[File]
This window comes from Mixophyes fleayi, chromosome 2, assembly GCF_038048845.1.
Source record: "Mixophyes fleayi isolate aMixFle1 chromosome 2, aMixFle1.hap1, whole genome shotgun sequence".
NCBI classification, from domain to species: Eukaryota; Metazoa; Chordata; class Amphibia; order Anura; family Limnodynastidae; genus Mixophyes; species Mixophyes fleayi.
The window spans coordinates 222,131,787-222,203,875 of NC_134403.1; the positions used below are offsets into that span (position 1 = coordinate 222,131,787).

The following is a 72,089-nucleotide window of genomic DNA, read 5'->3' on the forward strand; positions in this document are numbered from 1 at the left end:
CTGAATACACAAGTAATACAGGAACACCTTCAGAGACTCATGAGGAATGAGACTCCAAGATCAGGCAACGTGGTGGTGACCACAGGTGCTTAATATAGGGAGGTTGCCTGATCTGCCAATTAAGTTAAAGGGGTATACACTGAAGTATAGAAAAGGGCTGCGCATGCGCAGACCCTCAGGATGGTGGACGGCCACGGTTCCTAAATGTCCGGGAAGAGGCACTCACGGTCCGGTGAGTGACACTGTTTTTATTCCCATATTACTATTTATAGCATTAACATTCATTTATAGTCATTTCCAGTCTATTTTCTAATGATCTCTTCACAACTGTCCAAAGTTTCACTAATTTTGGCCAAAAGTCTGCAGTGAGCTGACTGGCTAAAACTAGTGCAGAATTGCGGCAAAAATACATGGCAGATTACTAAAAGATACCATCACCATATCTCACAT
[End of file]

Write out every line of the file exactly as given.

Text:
This window comes from Mixophyes fleayi, chromosome 2, assembly GCF_038048845.1.
Source record: "Mixophyes fleayi isolate aMixFle1 chromosome 2, aMixFle1.hap1, whole genome shotgun sequence".
NCBI classification, from domain to species: Eukaryota; Metazoa; Chordata; class Amphibia; order Anura; family Limnodynastidae; genus Mixophyes; species Mixophyes fleayi.
The window spans coordinates 222,131,787-222,203,875 of NC_134403.1; the positions used below are offsets into that span (position 1 = coordinate 222,131,787).

The following is a 72,089-nucleotide window of genomic DNA, read 5'->3' on the forward strand; positions in this document are numbered from 1 at the left end:
CTGAATACACAAGTAATACAGGAACACCTTCAGAGACTCATGAGGAATGAGACTCCAAGATCAGGCAACGTGGTGGTGACCACAGGTGCTTAATATAGGGAGGTTGCCTGATCTGCCAATTAAGTTAAAGGGGTATACACTGAAGTATAGAAAAGGGCTGCGCATGCGCAGACCCTCAGGATGGTGGACGGCCACGGTTCCTAAATGTCCGGGAAGAGGCACTCACGGTCCGGTGAGTGACACTGTTTTTATTCCCATATTACTATTTATAGCATTAACATTCATTTATAGTCATTTCCAGTCTATTTTCTAATGATCTCTTCACAACTGTCCAAAGTTTCACTAATTTTGGCCAAAAGTCTGCAGTGAGCTGACTGGCTAAAACTAGTGCAGAATTGCGGCAAAAATACATGGCAGATTACTAAAAGATACCATCACCATATCTCACAT